Sheila Miller knew her son would have a difficult and unforgettable experience when he left for Afghanistan as part of the Canadian military in 2011.
But she didn’t realize just how life-changing it would be.
Not long after he arrived home, she discovered the young soldier who left was not the same one who came back.
“My son went into a dark place,” the St. John’s woman said. “I didn’t pick up on it right away, but there was an underlying pain that was deeply affecting him.”
Months into his mission in the war-torn country, Grant Miller and members of his platoon stepped on an improvised explosive device (IED). The blast shattered his calf and left him with shrapnel in his legs, abdomen, hand and ear. The 24-year-old had been just five feet behind his good friend Brian, who was seriously injured and died eight days later.
Miller was stabilized in Kandahar before being flown to Germany for treatment, and then taken back to Canada. He underwent 12 surgeries to repair his injuries.
He is feeling better these days, but the psychological damage it caused didn’t heal as quickly.
“When he came home, he didn’t leave that pain there,” Sheila Miller said. “Images of what happened over there often stay with our soldiers forever and, like Grant said, nobody really knows (the extent). People don’t understand what they go through. That’s the part that tears at my heart. They’re all somebody’s child and are people who have paid the price for serving their country.”
In the months and years following his return home, her son lost five friends to suicide, one of whom also killed his wife and child.
“Grant was on a downwards spiral,” she said. “It was so much to take.”
Desperate to get help for her son, Miller contacted fellow Newfoundlander, then-member of Parliament Judy Foote.
Foote and senior special assistant Catherina Kennedy helped connect them with the True Patriot Love (TPL) Foundation.
It proved to be a good decision.
According to its website, the foundation is a national charity that supports military families, funds community-based programs and contributes to the Canadian Institute for Military and Veteran Health Research. It helps soldiers and veterans address the unique challenges resulting from service, including mental health, physical rehabilitation, transitioning to civilian life and the special needs of children.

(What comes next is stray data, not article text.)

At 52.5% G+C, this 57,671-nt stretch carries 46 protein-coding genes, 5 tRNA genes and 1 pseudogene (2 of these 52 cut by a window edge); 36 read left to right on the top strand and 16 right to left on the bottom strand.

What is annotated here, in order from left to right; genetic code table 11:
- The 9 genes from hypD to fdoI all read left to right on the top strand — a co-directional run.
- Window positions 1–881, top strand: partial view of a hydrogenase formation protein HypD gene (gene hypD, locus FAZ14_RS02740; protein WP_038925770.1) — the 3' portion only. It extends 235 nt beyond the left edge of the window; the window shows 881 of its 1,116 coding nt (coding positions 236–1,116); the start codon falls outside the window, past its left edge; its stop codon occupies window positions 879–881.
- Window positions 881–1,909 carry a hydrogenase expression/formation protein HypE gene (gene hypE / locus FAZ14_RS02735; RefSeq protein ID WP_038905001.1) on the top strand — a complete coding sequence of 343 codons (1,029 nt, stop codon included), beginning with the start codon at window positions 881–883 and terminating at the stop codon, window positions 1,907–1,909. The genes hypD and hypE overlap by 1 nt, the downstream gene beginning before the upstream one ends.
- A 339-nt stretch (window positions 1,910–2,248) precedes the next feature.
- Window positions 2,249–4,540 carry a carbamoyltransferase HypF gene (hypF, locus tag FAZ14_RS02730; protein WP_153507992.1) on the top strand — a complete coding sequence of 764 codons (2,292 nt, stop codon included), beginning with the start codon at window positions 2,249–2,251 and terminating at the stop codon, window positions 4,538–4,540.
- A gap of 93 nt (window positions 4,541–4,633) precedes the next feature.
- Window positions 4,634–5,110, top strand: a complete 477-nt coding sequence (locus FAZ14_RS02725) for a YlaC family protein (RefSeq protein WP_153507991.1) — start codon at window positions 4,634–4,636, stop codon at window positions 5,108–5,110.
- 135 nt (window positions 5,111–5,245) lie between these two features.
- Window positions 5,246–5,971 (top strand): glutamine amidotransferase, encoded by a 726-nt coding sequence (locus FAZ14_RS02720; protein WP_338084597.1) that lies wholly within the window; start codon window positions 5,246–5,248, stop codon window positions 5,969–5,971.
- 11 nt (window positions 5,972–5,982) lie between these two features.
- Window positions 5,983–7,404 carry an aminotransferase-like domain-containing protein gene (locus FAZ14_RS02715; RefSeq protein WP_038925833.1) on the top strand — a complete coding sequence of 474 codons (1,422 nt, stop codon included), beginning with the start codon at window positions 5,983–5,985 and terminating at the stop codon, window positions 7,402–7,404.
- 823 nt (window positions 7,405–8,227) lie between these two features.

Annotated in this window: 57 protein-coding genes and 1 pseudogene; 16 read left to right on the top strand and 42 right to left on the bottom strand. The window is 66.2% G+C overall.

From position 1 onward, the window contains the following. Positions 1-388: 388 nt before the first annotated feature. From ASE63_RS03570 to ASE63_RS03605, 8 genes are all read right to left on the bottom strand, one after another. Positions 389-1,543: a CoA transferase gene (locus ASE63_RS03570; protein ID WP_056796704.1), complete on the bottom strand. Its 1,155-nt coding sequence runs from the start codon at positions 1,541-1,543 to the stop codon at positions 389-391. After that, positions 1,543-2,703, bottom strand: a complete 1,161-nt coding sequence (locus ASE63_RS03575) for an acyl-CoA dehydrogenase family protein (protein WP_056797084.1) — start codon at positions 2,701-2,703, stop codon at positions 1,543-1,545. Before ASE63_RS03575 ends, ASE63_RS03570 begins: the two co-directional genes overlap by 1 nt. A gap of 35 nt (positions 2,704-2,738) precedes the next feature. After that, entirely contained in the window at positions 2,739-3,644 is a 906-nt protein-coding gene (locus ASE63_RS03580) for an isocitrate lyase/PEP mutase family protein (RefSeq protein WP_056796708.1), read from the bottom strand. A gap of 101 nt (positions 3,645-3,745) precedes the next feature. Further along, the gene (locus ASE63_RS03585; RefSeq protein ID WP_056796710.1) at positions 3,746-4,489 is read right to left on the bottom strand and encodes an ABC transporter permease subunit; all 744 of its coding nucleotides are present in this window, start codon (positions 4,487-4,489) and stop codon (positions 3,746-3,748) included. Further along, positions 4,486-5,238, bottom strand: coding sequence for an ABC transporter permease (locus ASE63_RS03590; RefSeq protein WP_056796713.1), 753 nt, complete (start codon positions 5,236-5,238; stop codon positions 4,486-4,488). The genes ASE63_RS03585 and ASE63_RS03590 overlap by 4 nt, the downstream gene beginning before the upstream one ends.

The foundation has raised millions of dollars, which has allowed for enhanced job training and recruitment, provided veterans with rapid job placement, helped to fund more thousands of peer-to-peer mental health counselling and allowed investment to create a virtual reality therapy program for veterans living with post-traumatic stress disorder.
“It was a great help for Grant,” said Miller, whose son recently moved to Ottawa. “He was medically released (from the military) three years ago, so this has allowed him to reconnect with some of the military people and has given him a buddy system, which many of these veterans lose when they return home.”
As part of the support, the foundation organizes ambitious expeditions around the world. The expeditions include dozens of veterans, along with Canadian business leaders, medical professionals and guides to conquer various challenges.
Last year, Miller’s son took part in a kayak expedition from Embree to Fogo Island.
This year, Miller plans to take part in an expedition herself.
The 60-year-old will leave March 31 with the group to trek to Everest Base Camp in the Himalayas.
To mark the 65th anniversary of Sir Edmund Hillary’s iconic first ascent of Mount Everest, Peter Hillary, Sir Edmund’s son and two-time Everest conqueror, will guide a group.
After reaching Everest Base Camp, the team will ascend the 20,000-foot peak Lobuche East, which sits next to Mount Everest in Nepal.
Leading the expedition will be Everest enthusiast and acclaimed documentary filmmaker Ben Webster and his team of western and Sherpa mountaineering guides, providing rare and privileged access into the Sherpa culture and Hillary legacy.
“I’m really looking forward to it,” said Miller, who is one of the few civilian members from this province to participate in one of the foundation’s expeditions.
“I do a lot of hiking, but I’ve never done anything like this before. It will be pretty intense.”
A personal trainer, Miller has been training “hard core” for months, two hours a day.
“I’m exhausted after my workouts, but when I think about how hard it is, I always think about what the soldiers went through, walking in 50-degree heat for hours,” said Miller, who attended a get-together for the group, along with other veterans, politicians and business leaders Saturday in St. John’s.
“So, this is the least I can do. If I can bring some awareness to the foundation and if it can help one person, it will be worth it.”